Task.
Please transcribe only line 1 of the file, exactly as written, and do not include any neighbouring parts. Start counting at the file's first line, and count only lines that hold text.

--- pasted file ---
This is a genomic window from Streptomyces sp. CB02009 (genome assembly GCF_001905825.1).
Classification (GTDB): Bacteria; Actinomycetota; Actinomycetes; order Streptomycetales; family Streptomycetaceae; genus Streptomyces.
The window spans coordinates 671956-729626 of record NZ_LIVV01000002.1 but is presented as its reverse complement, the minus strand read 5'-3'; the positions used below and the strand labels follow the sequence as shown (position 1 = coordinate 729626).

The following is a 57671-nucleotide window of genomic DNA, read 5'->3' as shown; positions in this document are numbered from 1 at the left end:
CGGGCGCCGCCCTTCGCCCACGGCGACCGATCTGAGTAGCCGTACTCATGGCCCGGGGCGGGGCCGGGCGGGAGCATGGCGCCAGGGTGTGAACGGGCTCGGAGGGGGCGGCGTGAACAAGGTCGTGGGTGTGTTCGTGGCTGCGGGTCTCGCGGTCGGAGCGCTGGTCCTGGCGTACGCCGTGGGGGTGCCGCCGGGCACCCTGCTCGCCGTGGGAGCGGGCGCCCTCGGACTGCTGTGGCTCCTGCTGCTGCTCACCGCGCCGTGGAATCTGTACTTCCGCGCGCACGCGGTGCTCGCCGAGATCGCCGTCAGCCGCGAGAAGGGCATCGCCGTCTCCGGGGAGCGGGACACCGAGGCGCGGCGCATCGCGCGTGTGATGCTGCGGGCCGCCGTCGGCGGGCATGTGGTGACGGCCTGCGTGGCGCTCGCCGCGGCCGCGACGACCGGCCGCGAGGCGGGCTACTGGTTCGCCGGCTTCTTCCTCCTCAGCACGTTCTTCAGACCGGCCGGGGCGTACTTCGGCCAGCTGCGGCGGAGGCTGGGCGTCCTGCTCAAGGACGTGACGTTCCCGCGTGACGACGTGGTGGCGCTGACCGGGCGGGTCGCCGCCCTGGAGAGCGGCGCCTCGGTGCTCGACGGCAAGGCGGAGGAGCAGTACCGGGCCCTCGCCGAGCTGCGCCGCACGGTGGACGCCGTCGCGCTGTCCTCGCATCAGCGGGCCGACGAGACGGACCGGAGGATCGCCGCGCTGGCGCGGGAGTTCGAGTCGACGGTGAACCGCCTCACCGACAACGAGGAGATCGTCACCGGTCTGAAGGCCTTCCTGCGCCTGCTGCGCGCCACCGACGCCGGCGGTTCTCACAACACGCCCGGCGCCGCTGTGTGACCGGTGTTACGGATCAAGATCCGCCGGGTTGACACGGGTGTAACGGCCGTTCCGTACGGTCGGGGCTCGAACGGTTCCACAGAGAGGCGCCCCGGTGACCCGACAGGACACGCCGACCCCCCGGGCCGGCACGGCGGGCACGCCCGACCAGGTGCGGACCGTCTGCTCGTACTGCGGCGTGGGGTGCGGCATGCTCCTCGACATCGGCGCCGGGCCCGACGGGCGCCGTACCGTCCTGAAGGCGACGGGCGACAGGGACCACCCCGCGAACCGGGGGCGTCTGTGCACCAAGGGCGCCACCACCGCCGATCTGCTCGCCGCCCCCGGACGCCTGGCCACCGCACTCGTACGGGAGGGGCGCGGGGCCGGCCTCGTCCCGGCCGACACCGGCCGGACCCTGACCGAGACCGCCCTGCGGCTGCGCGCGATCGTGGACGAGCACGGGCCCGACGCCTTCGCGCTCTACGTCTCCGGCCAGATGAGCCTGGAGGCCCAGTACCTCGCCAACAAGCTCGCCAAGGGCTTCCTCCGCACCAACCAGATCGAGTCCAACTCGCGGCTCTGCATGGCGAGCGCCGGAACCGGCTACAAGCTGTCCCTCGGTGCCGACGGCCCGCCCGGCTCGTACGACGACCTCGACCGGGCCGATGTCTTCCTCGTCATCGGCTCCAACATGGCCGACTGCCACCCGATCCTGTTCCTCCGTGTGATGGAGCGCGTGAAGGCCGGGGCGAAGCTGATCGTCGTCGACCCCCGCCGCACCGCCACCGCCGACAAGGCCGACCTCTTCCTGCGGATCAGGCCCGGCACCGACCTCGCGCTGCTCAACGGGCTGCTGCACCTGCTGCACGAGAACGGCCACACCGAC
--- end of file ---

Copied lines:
This is a genomic window from Streptomyces sp. CB02009 (genome assembly GCF_001905825.1).